15.2 Measuring the beta
Beta (Market risk)
The contribution each stock makes to the total risk of a well-diversified portfolio depends on the stock's covariance with other stocks in the portfolio. Of course, this depends on how each stock responds to change in the overall financial markets.
Beta is a measure of the volatility, or systematic risk, of a security or a portfolio in comparison to the market as a whole. Beta is used in the capital asset pricing model (CAPM), a model that calculates the expected return of an asset based on its beta and expected market returns.
Beta is calculated using regression analysis, and you can think of beta as the tendency of a security's returns to respond to swings in the market. A beta of 1 indicates that the security's price will move with the market. A beta of less than 1 means that the security will be less volatile than the market. A beta of greater than 1 indicates that the security's price will be more volatile than the market. For example, if a stock's beta is 1.2, it's theoretically 20% more volatile than the market.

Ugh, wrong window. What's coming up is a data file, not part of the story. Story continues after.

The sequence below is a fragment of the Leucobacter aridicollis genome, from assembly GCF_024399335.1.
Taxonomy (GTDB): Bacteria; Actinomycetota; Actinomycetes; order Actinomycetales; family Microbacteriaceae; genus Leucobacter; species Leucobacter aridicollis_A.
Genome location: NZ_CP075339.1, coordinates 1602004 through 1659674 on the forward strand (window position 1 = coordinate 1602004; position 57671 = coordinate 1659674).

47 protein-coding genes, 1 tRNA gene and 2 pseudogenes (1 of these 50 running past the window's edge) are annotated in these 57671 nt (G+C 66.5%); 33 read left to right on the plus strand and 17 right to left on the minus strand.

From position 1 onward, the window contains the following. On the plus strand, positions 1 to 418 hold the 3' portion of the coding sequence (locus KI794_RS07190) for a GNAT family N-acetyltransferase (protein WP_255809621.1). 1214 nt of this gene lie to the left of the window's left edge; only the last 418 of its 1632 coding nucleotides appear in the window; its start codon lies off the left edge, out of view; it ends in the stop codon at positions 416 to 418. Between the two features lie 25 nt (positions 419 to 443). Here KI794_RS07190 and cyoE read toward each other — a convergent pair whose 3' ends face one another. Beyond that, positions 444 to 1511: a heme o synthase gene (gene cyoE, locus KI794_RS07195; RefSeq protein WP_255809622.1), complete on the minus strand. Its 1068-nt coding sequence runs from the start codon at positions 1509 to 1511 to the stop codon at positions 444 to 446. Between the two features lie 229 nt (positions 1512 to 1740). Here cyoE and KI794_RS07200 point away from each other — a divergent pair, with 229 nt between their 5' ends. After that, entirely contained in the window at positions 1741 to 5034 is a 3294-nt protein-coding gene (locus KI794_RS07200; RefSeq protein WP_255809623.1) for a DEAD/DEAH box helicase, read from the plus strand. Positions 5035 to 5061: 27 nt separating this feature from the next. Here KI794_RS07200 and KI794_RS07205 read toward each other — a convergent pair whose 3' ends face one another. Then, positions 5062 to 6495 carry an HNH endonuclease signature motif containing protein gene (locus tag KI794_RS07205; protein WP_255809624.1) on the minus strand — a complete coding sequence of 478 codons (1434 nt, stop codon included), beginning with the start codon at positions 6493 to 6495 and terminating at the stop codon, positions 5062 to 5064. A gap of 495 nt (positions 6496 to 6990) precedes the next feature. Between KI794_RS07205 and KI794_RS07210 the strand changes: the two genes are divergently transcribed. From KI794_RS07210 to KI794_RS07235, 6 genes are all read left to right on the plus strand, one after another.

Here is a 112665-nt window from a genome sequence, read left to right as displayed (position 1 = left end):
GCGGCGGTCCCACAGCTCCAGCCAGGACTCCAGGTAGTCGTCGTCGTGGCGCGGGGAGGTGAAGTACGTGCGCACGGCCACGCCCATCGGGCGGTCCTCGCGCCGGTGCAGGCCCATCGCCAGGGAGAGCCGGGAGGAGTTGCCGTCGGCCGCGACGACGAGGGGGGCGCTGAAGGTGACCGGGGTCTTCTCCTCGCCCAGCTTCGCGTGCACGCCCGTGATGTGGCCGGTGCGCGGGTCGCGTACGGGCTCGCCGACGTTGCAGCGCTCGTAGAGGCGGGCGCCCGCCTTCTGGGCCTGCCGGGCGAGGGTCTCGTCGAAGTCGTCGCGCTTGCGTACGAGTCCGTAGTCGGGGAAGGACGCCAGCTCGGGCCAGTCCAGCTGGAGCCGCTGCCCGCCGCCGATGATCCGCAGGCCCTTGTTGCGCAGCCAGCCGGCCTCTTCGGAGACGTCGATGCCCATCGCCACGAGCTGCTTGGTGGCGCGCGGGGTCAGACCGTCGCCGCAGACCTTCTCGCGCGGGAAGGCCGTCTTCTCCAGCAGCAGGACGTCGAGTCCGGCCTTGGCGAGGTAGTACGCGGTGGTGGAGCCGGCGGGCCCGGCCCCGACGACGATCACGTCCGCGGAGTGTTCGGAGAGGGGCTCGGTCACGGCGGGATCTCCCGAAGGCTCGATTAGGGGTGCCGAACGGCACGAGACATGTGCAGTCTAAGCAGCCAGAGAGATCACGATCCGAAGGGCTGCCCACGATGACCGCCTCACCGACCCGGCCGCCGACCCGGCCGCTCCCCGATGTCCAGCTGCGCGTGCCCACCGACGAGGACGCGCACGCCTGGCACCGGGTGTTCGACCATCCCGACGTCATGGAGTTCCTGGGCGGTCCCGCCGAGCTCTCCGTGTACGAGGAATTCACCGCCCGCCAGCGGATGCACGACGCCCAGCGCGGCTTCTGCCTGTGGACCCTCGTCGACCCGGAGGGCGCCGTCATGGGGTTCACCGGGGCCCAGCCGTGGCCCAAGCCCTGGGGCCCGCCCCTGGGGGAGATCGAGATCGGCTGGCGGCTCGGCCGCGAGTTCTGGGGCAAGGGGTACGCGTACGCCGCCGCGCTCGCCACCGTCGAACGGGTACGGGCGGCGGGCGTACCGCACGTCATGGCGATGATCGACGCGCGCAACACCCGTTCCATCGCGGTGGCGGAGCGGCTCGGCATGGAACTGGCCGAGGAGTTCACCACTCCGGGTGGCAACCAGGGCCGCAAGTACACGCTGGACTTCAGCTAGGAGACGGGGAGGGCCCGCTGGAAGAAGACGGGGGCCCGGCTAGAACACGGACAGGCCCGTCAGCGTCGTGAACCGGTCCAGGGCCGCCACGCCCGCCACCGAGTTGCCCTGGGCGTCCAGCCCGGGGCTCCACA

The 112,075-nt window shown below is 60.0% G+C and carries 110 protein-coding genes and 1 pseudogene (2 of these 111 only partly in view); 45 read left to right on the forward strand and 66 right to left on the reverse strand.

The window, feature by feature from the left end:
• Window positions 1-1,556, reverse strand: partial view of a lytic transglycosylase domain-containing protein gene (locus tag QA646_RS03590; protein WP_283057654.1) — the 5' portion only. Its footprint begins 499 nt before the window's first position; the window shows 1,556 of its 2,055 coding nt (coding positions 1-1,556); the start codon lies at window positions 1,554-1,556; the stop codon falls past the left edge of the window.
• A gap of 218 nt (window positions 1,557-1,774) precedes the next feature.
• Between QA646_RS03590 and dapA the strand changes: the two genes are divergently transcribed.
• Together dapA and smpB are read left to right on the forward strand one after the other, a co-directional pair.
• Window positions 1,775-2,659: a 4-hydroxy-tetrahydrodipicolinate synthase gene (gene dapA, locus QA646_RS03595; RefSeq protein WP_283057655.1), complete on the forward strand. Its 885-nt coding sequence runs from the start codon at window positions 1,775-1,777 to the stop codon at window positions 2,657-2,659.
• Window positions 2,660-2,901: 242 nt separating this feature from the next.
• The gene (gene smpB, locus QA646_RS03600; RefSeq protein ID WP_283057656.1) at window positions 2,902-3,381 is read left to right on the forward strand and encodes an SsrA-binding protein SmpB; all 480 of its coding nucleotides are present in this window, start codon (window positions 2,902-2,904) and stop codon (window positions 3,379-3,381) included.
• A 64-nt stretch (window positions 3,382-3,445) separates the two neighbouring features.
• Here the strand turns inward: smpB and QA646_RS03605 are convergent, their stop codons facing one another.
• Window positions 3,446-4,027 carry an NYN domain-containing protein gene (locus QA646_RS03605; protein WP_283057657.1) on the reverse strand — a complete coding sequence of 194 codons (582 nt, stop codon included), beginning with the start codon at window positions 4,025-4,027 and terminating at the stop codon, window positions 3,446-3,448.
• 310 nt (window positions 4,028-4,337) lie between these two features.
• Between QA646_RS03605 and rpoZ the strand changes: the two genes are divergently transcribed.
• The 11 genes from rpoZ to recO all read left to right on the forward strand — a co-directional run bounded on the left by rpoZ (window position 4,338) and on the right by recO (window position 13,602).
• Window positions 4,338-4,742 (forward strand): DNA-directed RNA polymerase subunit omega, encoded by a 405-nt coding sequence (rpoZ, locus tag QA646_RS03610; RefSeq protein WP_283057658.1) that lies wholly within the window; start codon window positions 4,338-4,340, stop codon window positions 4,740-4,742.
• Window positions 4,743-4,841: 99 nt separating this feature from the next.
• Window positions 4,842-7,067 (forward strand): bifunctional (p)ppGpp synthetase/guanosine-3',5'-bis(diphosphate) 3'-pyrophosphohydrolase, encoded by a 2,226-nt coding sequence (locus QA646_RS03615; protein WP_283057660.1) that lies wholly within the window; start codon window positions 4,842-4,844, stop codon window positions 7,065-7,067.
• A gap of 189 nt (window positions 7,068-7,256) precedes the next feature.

For example :
|SCRIP NAME (LOW BETA)
|SCRIP NAME (HIGH BETA)
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